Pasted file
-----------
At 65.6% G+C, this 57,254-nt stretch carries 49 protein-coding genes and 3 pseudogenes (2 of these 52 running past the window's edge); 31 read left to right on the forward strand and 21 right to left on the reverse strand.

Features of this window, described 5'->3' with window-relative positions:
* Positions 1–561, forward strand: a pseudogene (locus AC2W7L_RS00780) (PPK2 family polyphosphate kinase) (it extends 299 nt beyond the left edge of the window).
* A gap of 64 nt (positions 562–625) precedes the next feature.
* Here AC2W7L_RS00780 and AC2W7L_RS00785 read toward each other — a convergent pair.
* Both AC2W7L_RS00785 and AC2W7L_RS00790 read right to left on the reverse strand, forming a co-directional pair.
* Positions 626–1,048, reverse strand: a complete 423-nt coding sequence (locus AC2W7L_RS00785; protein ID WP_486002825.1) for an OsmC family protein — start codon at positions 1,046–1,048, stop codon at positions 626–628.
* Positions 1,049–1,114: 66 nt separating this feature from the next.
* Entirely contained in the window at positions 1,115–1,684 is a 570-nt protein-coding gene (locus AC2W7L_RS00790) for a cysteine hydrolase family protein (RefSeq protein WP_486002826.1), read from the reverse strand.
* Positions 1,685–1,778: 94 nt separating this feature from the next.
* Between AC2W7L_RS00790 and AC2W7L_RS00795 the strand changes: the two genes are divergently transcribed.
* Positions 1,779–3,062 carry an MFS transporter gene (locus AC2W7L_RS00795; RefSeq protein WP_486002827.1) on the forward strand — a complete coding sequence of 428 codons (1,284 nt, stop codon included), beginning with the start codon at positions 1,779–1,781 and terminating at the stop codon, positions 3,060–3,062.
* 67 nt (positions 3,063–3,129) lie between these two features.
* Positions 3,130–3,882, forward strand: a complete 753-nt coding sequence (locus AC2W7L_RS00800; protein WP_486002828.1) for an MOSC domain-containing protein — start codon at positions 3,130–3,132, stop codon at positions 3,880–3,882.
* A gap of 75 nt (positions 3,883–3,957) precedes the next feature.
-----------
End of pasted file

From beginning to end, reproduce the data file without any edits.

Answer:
At 65.6% G+C, this 57,254-nt stretch carries 49 protein-coding genes and 3 pseudogenes (2 of these 52 running past the window's edge); 31 read left to right on the forward strand and 21 right to left on the reverse strand.

Features of this window, described 5'->3' with window-relative positions:
* Positions 1–561, forward strand: a pseudogene (locus AC2W7L_RS00780) (PPK2 family polyphosphate kinase) (it extends 299 nt beyond the left edge of the window).
* A gap of 64 nt (positions 562–625) precedes the next feature.
* Here AC2W7L_RS00780 and AC2W7L_RS00785 read toward each other — a convergent pair.
* Both AC2W7L_RS00785 and AC2W7L_RS00790 read right to left on the reverse strand, forming a co-directional pair.
* Positions 626–1,048, reverse strand: a complete 423-nt coding sequence (locus AC2W7L_RS00785; protein ID WP_486002825.1) for an OsmC family protein — start codon at positions 1,046–1,048, stop codon at positions 626–628.
* Positions 1,049–1,114: 66 nt separating this feature from the next.
* Entirely contained in the window at positions 1,115–1,684 is a 570-nt protein-coding gene (locus AC2W7L_RS00790) for a cysteine hydrolase family protein (RefSeq protein WP_486002826.1), read from the reverse strand.
* Positions 1,685–1,778: 94 nt separating this feature from the next.
* Between AC2W7L_RS00790 and AC2W7L_RS00795 the strand changes: the two genes are divergently transcribed.
* Positions 1,779–3,062 carry an MFS transporter gene (locus AC2W7L_RS00795; RefSeq protein WP_486002827.1) on the forward strand — a complete coding sequence of 428 codons (1,284 nt, stop codon included), beginning with the start codon at positions 1,779–1,781 and terminating at the stop codon, positions 3,060–3,062.
* 67 nt (positions 3,063–3,129) lie between these two features.
* Positions 3,130–3,882, forward strand: a complete 753-nt coding sequence (locus AC2W7L_RS00800; protein WP_486002828.1) for an MOSC domain-containing protein — start codon at positions 3,130–3,132, stop codon at positions 3,880–3,882.
* A gap of 75 nt (positions 3,883–3,957) precedes the next feature.